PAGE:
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Friday, May 16, 2014

60th Anniversary-Brown vs.Kansas Board of Education, 5-17

Lewis Redding & former Supreme Court Justice Thurgood Marshall
who served as attorneys for Brown
By Deborah Block
Voice of America

 Sixty years ago, the highest court in the United States changed the face of education. On May 17th, 1954, the Supreme Court unanimously ruled that racial segregation in public schools was unconstitutional.

At the time of the ruling many school systems -- especially in the southern states -- had separate schools for white and black students. The decision overturned a previous ruling in 1896 which had allowed what it called "separate but equal' black and white public schools. This time, the Supreme Court ruled that segregated schools violated the US Constitution.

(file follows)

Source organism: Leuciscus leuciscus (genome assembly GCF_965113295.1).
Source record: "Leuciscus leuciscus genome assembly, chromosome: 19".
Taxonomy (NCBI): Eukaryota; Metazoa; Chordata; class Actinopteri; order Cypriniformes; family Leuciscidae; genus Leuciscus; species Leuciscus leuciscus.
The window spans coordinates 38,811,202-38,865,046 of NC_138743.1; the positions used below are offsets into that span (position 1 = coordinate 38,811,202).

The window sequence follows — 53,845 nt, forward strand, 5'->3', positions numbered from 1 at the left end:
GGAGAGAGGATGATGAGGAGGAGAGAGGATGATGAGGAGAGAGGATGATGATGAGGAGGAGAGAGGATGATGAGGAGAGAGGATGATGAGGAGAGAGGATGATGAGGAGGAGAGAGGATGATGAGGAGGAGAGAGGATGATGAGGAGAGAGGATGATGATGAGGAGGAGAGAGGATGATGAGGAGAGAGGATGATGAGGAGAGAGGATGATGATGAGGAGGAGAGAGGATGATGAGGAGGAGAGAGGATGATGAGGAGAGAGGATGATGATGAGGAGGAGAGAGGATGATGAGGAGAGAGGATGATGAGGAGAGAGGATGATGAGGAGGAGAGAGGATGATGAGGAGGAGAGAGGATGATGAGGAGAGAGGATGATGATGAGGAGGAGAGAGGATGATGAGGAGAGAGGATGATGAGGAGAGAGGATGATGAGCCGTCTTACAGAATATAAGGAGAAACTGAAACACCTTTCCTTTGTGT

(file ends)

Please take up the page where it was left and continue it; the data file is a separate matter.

The Court's decision, in a case called Brown vs. the Board of Education, actually involved five separate lawsuits with different plaintiffs, but the proceedings centered on Linda Brown, an African-American from Kansas, who was forced to attend a black school across town, despite living a short distance from a white school.

“Brown essentially ended American apartheid... if by that we mean the process by which the government officially classifies people by race,” said Aderson Francois, a law professor at Howard University in Washington.

Editor's Note: This article has been edited for length for Walker Report. 

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